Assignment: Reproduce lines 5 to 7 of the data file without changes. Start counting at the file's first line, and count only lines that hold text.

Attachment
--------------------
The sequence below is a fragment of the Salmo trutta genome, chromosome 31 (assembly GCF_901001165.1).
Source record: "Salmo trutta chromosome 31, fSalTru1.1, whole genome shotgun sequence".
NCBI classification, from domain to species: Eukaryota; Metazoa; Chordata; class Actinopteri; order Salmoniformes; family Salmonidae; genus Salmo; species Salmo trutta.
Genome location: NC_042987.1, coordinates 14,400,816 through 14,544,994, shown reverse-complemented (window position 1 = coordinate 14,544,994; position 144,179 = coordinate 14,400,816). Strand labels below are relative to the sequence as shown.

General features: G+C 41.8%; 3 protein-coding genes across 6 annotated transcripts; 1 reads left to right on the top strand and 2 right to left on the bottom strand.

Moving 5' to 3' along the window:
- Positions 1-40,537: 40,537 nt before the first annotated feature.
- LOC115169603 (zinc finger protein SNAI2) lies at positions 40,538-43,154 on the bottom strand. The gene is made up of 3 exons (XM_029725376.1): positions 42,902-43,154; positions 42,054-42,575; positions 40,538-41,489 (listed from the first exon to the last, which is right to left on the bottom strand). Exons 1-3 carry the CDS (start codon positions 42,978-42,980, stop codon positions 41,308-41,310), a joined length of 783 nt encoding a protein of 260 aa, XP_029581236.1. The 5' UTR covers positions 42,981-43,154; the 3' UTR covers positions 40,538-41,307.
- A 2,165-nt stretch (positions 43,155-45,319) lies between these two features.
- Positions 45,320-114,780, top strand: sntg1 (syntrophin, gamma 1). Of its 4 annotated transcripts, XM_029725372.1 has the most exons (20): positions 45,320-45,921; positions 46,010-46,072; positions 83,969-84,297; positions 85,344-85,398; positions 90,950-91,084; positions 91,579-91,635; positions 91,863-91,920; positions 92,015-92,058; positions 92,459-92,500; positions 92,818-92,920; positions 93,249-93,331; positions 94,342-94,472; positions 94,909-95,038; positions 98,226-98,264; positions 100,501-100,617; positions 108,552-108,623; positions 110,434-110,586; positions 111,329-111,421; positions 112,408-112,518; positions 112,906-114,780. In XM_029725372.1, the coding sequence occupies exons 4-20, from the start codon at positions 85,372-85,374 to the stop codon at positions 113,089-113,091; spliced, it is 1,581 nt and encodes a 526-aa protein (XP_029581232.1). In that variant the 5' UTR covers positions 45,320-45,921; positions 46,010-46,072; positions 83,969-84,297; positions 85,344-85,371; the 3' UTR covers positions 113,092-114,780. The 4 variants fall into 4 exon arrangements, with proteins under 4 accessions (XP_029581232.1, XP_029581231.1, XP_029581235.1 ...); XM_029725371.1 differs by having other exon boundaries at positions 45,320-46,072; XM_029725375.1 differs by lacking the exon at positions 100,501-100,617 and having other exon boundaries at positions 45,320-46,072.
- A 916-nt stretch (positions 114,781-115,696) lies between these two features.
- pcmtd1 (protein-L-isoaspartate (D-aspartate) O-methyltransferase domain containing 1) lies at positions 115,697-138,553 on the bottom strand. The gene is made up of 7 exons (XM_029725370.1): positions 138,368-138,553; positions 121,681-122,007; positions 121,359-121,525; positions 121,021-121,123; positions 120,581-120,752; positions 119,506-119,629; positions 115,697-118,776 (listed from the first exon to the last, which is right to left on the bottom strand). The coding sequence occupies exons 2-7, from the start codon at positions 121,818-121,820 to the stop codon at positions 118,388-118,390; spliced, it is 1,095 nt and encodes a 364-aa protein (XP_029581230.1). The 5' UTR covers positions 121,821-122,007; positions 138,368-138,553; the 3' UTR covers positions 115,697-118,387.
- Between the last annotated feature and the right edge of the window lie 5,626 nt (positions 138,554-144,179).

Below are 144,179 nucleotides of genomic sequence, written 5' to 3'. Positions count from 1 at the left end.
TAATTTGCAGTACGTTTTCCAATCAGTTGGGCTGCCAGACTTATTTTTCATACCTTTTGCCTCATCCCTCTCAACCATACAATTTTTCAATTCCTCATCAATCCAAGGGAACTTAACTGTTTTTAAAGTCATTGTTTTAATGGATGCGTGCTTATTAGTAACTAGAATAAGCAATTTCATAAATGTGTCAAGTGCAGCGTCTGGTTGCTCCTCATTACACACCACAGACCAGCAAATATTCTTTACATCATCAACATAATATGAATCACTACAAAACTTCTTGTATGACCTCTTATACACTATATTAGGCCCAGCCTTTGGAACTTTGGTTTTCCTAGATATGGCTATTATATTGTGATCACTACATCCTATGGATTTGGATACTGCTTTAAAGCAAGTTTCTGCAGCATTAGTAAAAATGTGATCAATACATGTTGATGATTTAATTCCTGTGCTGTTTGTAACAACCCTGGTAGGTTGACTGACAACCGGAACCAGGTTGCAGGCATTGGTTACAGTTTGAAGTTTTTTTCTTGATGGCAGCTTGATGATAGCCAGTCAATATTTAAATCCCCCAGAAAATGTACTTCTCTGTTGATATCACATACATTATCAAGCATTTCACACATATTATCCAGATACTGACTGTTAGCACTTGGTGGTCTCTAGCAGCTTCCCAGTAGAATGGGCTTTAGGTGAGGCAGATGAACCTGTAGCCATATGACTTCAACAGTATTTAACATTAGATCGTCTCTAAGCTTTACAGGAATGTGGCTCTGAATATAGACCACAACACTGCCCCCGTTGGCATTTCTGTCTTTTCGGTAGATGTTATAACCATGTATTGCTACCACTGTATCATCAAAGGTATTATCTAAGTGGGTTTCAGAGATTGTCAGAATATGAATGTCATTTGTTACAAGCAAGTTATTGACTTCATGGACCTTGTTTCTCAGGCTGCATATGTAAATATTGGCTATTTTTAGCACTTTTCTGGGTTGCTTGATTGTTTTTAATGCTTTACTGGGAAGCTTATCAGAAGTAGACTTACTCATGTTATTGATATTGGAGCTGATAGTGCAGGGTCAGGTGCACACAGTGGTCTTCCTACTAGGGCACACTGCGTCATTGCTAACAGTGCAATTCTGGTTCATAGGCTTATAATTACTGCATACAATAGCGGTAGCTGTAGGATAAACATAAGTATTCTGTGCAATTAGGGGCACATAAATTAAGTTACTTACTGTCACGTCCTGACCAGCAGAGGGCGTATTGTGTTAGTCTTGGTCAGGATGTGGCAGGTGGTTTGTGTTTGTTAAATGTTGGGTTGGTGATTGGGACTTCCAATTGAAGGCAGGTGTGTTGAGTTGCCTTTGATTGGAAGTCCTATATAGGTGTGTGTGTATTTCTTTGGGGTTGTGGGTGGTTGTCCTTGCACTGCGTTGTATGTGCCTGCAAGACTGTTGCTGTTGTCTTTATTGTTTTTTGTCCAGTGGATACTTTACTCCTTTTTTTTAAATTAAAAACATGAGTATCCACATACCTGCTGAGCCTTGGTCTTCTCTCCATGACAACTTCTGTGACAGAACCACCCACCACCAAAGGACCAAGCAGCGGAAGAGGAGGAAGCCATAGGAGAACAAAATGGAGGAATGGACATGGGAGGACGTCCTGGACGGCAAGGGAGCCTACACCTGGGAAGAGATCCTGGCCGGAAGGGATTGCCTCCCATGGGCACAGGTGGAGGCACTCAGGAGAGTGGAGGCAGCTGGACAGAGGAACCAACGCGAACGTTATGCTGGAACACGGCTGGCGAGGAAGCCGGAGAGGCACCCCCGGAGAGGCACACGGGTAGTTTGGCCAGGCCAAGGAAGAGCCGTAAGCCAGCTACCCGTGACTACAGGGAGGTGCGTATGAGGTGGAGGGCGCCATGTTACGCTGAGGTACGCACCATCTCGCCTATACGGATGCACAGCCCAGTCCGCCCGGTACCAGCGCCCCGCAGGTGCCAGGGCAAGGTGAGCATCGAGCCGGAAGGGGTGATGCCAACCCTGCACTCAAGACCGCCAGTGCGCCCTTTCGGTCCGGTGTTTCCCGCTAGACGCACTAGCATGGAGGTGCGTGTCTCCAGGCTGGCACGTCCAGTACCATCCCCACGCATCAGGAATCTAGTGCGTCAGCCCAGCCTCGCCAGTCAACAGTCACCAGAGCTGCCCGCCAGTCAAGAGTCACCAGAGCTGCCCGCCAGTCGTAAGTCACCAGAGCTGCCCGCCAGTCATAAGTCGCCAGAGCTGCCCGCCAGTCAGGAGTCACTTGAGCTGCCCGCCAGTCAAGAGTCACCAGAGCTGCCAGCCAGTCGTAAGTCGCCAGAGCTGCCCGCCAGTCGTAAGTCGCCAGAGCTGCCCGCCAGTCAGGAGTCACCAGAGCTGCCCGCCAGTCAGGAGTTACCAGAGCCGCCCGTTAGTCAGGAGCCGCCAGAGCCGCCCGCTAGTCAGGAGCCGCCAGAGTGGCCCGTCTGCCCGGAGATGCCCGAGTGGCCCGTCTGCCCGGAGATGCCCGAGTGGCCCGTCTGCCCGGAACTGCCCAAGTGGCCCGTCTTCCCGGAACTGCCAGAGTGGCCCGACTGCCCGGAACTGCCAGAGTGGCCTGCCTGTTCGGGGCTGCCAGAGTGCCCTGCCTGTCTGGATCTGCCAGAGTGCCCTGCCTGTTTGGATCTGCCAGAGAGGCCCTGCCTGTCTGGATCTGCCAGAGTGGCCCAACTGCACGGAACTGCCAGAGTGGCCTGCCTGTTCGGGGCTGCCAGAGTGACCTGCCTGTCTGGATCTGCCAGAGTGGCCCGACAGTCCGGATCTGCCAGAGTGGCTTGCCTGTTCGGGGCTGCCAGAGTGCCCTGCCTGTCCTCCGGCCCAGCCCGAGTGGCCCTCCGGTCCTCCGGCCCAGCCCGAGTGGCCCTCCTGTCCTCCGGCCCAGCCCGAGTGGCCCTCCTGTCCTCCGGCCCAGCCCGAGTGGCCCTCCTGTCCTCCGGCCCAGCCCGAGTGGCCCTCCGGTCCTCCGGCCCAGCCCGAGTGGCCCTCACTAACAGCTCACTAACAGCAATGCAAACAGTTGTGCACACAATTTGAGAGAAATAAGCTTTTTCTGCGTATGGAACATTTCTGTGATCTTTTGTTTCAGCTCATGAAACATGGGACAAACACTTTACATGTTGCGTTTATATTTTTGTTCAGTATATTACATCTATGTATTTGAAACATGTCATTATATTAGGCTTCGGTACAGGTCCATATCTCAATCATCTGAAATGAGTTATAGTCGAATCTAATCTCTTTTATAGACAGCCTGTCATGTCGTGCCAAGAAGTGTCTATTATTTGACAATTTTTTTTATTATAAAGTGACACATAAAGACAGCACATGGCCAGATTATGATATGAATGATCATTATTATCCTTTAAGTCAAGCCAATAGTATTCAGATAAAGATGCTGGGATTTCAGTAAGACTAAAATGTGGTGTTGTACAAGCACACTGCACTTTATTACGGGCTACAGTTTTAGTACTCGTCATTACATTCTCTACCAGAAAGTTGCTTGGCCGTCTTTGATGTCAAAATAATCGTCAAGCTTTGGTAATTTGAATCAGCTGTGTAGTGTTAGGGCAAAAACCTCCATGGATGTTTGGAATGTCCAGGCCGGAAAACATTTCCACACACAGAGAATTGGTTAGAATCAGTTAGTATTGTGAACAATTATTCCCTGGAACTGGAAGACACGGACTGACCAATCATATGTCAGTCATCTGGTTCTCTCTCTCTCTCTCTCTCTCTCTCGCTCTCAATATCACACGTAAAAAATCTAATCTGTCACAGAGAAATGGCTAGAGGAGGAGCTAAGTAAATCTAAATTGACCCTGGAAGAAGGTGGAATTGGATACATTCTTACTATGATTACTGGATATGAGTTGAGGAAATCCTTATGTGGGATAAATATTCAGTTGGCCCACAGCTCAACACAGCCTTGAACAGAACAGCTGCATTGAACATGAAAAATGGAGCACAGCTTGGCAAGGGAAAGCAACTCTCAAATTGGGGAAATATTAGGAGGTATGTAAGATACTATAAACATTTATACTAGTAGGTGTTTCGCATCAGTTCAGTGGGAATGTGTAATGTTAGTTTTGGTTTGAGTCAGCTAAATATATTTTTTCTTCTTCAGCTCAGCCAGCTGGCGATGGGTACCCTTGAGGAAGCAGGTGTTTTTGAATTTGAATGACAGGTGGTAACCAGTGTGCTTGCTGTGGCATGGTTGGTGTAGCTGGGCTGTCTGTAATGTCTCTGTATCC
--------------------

General features: G+C 41.8%; 3 protein-coding genes across 6 annotated transcripts; 1 reads left to right on the top strand and 2 right to left on the bottom strand.

Moving 5' to 3' along the window:
- Positions 1-40,537: 40,537 nt before the first annotated feature.